Half the arena before you actually fight the Orphan is just the nervous walk towards the corpse of Kos, his mother. After watching him emerge from his dead mother’s body, you’re free to engage him. Which you’ll likely regret instantly. Nine times out of ten, the Orphan will open the fight by charging directly into the player. This isn’t the problem though, it’s the subsequent attacks that can spell doom.

From that charge he’s open to abuse his moveset in a way that’s incredibly hard to punish properly. Every attack (except one) is barely telegraphed, and leaves the player to either soak the hit, or dodge luckily. Much like the fights with Gehrman, and Ludwig there’s no room for errors here. Taking even one hit can render you extremely weak, and reeling from the blow. The Orphan excels at panic-induction, and is the most aggressive boss in the game. Even as you learn his erratic, often unsettling, attacks, he’s constantly screaming.

This is more of a psychological fight than anything else, as it plays on your ability to remain totally calm in the face of certain death. And phase two is the worst. As the Orphan reaches around fifty percent health, he’ll bite into his weapon, causing him to abruptly transform. Now complete with the ability to fly, he comes at you even harder than before, only offering mere microseconds between attacks to hit back.

Worse still is his screech. While it remains his only backstab critical punishable attack, it summons bolts of lightning directly emanating from the body of Kos on the beach. These bolts then continue to travel until they hit a wall; or the player. The Orphan is the single most fantastic, and cruel boss that the Souls/Borne series’ knows to date, and it’s only fitting that he should rest as the best boss battle in Bloodborne.

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This Heart’s on Fire: ‘Death Stranding’ and Heartman

‘Death Stranding’ has no shortage of your standard Kojima weirdos but one that almost no one is talking about is the eccentric Heartman.



Death Stranding Heartman

*This article contains spoilers up to and including Chapter 8 of Death Stranding*

Over the course of Hideo Kojima’s wildly ambitious Death Stranding there are a whole cavalcade of intriguing and intoxicating characters for players to meet and acquaint themselves with. From the guy with the weird goalie mask to the lady with the magical umbrella, there is no shortage here of your standard Kojima weirdos but one that almost no one is talking about is Heartman.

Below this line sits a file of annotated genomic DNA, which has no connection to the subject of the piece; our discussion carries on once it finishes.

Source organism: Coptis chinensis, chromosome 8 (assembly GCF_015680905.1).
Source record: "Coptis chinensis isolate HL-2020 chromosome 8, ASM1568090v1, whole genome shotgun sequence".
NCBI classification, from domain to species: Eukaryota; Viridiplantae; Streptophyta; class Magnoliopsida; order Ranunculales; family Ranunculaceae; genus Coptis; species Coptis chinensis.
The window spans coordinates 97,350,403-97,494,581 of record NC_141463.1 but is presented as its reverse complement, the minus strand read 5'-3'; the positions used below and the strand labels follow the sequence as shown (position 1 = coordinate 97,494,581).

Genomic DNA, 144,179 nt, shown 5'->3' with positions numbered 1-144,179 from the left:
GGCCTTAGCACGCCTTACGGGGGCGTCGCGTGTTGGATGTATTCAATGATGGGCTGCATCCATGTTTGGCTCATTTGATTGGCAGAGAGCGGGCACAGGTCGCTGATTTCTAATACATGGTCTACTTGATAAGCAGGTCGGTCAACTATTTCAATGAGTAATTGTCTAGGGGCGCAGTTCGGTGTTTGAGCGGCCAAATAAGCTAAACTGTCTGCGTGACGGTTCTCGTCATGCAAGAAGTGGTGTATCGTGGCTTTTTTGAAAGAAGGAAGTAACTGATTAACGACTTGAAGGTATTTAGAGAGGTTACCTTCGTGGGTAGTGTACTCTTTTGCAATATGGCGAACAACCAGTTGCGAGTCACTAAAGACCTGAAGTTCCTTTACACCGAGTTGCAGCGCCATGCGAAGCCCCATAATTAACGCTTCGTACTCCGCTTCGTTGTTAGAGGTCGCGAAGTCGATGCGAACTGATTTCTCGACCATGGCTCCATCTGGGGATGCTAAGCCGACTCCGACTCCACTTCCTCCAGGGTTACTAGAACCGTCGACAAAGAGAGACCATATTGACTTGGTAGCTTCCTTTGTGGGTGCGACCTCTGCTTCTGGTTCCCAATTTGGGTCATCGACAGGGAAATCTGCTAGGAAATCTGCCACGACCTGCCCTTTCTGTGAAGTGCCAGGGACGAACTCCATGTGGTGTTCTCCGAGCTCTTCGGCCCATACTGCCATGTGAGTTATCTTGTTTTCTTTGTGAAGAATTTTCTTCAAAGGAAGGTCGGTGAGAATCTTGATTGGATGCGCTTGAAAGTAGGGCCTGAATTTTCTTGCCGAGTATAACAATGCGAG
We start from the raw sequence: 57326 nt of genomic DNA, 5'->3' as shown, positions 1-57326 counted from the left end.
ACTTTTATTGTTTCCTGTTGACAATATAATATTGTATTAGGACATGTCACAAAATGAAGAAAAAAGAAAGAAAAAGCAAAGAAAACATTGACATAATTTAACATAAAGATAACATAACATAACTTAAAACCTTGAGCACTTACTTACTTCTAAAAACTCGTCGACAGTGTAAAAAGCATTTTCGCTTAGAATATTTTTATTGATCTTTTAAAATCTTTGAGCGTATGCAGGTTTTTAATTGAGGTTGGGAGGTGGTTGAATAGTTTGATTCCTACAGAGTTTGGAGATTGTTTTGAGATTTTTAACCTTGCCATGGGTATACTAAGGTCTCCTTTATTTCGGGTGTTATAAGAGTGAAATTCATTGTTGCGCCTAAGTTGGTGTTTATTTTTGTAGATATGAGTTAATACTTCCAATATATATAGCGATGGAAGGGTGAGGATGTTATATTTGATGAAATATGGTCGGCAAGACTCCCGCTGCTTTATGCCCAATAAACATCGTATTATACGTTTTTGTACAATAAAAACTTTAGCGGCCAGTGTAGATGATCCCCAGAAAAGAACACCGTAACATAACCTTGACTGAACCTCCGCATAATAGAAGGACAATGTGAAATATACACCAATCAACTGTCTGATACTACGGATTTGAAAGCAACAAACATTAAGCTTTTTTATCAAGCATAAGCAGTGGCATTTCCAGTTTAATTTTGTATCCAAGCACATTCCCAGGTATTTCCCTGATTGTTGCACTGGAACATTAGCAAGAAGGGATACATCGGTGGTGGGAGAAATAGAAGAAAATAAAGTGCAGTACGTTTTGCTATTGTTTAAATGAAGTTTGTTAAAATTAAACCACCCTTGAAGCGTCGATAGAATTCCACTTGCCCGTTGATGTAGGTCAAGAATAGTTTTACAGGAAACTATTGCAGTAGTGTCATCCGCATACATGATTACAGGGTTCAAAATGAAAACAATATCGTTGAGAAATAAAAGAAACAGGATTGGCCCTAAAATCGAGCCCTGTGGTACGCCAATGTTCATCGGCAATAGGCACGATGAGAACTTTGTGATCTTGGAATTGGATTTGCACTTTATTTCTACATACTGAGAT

Portrayed by writer-director Nicolas Winding Refn, best known for Drive, Heartman brings the game to a dead halt when you finally meet him face to face in chapter 8 but the reprieve comes as a welcome comfort to the player. Having just crossed a treacherous mountain range and survived a second trip to Clifford Unger’s war-torn beach, most players will welcome a little down time, and Heartman is there to provide it.

Death Stranding
It’s immediately clear that Heartman’s home is something special from the moment Sam walks through the door. Lit with a ring of holographic fire, the foyer of the mansion is immediately welcoming in the hostile environment of the snowy mountains. However, it also has a sort of clinical detachment to it. This is by design, as reality for Heartman is merely a distraction — downtime to be filled.

Yes, Heartman comes with the tragic backstory players will no doubt be expecting but, like most of them in Death Stranding, his is a real treat. Delivered partly through voiceover and partly through flashback, Heartman reveals how he lost his family to a terrorist attack while in the hospital for a heart operation. When he flatlined during the operation, though, he was able to find them on the beach before being whisked away back to reality.

Obsessed with finding them again and joining them, Heartman now spends his life in 24 minute intervals: 21 minutes of life, 3 minutes of death. Every 21 minutes Heartman journeys to the beach by flatlining himself with a personal AED, only to be resurrected 3 minutes later. During those 3 minutes though, where time is altered by the elastic effect of the Death Stranding, he seeks out his family and makes observations on how the beaches and the after life work.

Death Stranding